One of the best ways to attain financial independence is to pay off your debt as quickly as possible. Eliminating both the recurring payments and, especially, the interest expenses you have to pay, will result in a lower cost of living and more financial flexibility.
But that doesn't mean paying off debt is the only -- or even the best -- way to reach financial freedom. With mortgage rates so incredibly low, one financial expert has taken a different strategy that he expects will result in a far larger payoff over the long run. In the video below from the Oct. 29 edition of The Wrap on Motley Fool Live, host Jason Hall explains the strategy he's using to grow his wealth more quickly than paying extra mortgage payments.
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Jason Hall: I'm going to talk about a strategy that my family has taken to improve our financial freedom, and what we've decided to do. We just refinanced -- we bought our house in November (of 2019) got a 3.75% 30-year mortgage, which at that time, I thought, "That's like free money. We're never going to get better." (We) refinanced not too long ago at 3%. The way things are going, I feel like early in 2021, we might refinance at an even lower rate. The bottom line is this: That cost is so low, we have decided to take a very specific strategy to achieving financial flexibility faster.
We decided it does not make sense to prepay our mortgage and to pay down the principal faster. What we have done is, we have started taking that delta when we refinanced the lower payment, the difference of the payment, we started putting that money into a taxable brokerage account. Every single month, I buy a new dividend stock. The plan is that for the first year, every month, I will buy a different dividend stock. The idea is to force myself to start building a diversified portfolio of stocks, and then after that first year, I can buy a new stock or I can reinvest in an existing holding over time.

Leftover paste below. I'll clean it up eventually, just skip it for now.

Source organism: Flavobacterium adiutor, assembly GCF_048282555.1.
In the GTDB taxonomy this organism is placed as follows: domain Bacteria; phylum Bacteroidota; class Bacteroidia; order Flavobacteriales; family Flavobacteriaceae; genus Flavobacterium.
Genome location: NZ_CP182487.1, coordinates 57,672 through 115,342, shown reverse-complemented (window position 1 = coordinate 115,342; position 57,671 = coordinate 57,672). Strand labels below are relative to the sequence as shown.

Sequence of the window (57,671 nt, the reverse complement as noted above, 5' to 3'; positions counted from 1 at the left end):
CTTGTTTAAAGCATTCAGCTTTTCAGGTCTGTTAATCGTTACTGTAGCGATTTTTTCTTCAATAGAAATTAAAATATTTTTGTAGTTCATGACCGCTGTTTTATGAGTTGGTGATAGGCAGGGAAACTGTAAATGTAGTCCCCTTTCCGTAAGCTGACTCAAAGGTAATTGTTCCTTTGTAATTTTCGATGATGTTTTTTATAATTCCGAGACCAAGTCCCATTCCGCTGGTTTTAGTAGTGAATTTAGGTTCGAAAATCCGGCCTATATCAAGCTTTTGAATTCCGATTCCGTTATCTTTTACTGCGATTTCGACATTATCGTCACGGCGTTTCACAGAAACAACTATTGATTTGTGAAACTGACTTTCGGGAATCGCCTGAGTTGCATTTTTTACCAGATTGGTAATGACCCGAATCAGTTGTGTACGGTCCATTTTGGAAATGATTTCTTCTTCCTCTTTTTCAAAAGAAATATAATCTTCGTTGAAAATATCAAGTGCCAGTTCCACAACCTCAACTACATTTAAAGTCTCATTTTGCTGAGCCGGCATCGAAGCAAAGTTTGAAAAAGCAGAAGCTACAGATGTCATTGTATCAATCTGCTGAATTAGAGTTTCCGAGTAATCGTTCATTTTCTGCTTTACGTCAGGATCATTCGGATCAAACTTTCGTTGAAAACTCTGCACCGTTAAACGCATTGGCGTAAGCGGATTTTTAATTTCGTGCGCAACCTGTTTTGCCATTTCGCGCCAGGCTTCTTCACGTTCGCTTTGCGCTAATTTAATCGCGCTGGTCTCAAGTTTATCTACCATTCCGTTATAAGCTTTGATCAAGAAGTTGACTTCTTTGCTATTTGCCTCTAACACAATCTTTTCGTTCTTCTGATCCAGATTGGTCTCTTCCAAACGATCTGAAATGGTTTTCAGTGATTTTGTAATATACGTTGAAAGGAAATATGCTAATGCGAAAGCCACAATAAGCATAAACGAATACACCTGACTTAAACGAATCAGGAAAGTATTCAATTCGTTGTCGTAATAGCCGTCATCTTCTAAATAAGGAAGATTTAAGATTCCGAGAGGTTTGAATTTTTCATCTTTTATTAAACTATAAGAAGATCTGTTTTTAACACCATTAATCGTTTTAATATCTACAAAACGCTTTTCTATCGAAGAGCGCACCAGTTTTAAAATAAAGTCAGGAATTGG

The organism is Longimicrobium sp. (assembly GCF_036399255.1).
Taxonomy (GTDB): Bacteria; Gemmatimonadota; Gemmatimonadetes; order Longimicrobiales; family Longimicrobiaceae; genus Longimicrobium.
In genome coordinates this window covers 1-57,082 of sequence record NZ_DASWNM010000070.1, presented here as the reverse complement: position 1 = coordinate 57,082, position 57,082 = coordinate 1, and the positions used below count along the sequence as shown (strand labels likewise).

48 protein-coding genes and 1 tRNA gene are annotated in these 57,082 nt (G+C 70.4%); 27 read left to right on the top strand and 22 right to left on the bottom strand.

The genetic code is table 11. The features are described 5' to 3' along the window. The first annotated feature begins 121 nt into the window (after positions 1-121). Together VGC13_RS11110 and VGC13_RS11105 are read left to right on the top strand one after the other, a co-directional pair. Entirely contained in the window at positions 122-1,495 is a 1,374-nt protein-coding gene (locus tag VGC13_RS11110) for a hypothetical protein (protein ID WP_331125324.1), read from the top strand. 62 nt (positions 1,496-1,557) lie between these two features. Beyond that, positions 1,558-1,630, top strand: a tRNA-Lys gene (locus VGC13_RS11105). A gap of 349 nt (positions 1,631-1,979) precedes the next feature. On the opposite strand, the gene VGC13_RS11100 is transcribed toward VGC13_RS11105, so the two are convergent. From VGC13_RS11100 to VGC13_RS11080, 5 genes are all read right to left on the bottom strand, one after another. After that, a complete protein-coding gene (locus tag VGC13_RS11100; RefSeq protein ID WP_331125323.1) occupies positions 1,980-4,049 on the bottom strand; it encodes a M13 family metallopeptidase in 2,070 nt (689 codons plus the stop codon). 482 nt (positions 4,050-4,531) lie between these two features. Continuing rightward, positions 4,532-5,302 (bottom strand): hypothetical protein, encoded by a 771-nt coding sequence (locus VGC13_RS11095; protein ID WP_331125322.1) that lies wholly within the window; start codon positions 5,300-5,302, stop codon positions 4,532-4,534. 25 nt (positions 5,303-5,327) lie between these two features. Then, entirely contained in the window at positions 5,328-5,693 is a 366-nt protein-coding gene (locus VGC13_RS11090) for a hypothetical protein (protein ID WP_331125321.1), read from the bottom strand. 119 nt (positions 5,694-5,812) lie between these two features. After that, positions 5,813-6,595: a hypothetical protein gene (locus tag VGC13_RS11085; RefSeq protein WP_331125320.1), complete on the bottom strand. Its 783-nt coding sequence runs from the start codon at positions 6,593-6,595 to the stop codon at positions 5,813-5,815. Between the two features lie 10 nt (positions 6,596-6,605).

But the idea is that over time, I feel confident that I can identify great companies that have strong balance sheets, durable competitive advantages, and the ability to continue returning cash back to their investors and generate a dividend and a return of growth in principle that are going to far exceed that 3% that I would get by paying early on the mortgage. I just think it's a simple way to do it. I'm doing this in a taxable account because I want to make sure that I still have access to that liquidity if, for some reason, we decided to take a different approach.
Also, the goal is to not touch it for at least a decade. The idea is to let it continue to compound, to let those dividends reinvest. As the companies increase the dividend, the yield on the cash that we pay will continue to grow and will continue to grow. I'll only ever get a one-time 3% benefit by paying early on the mortgage. I think this is a strategy that more people should be using -- is to refinance at the lowest rate you can get, and then start buying great dividend stocks and let time and the power of compounding, and growth of those dividends, help you get a little bit richer, a little bit faster than paying off your mortgage would.